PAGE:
Segments in this Video

Integration (03:30)


Integration and the Civil Rights Movement came at a cost for black institutions and black communities. Integration did not lead to equity. A new black consciousness emerged when America began desegregating.

Black Power (03:47)

The movement began in 1966 after the black community achieved civil rights goals on paper but not in reality. It attracted people because the systemic racism of America did not change.

Black Arts Movement (03:25)

The movement was a way for black people to have their own art and culture. Much of the art dealt with the trauma of racism, segregation, and the Civil Rights Movement.

Black Women Writers (05:31)

Toni Morrison was a writer and feminist, who came out of the Black Arts Movement. She used her position at Random House to highlight other black female writers.

Black Fashion (05:03)

Eunice Johnson, the wife of "Ebony Magazine" founder John Johnson, used the magazine to create a space for black people in fashion. The Ebony Fashion Fair toured throughout the country, raising $51 million for black charities.

Black National Political Convention (06:56)

By 1972, effects of the Voting Rights Act became apparent with more black people in government. The convention brought together black voters across the political spectrum.

Black LGBTQ Spaces (02:53)

The mainstream gay liberation movement, which began in 1969, left out most people of color. Black LGBTQ people created their own spaces to feel safe. Paradise Garage opened in 1976.

Changing Black Life (05:52)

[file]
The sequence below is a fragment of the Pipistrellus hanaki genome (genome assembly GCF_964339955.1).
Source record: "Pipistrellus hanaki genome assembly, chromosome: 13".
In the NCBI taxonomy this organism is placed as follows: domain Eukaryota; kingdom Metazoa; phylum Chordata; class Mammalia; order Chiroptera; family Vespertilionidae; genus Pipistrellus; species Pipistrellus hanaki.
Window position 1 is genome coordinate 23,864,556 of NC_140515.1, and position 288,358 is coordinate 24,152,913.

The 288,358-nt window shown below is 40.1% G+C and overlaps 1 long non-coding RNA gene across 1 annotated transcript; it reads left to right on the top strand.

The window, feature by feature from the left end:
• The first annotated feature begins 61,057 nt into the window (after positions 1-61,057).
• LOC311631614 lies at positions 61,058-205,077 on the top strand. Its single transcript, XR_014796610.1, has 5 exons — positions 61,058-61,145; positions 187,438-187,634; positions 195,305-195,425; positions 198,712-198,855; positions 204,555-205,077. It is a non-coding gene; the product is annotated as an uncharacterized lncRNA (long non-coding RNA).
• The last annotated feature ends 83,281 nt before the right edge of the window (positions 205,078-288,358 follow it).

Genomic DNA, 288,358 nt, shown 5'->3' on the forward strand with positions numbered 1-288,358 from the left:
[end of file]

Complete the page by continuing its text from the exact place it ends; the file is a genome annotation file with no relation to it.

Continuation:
Artists created Hip Hop from a specific black point of view; it spoke to people throughout the world. Hip Hop frequently touches on issues important to the black community, like police brutality and mass incarceration. The view of HBCUs shifted in the 1980s to a place for activism.

Black Lives Matter (05:13)

President Barack Obama's election, like many gains for black Americans, met racist backlash. The Black Lives Matter movement began with the murder of Trayvon Martin in 2013. The movement grew through social media and questioned the mainstream media's narrative about police killings.

Racial Justice and Social Media (05:02)

Black Twitter combines comedy and cultural critique in a new way. Social media and cellphone cameras are instruments to fight racial injustice, exemplified in the murder of George Floyd. Social media allowed people to organize protests throughout the country.

Black Life in America (04:09)

Racism has shaped every generation of American life. Black networks, spaces, and colleges have created places for black people to thrive and enact change.

Credits: "Making Black America: Episode 4" (00:59)

Credits: "Making Black America: Episode 4"

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Making Black America: Episode 4

Part of the Series : Making Black America
3-Year Streaming Price: $169.95



Despite the gains of legal desegregation, hour four reveals a fervent desire for Black spaces and institutions that provide a safe place to debate, organize and celebrate. Host Henry Louis Gates, Jr. explores how Black cultural and political movements - from Black Power to Black Twitter - embraced a radical consciousness that championed a new generation.

Length: 53 minutes

Item#: BVL282631

Copyright date: ©2022

Closed Captioned

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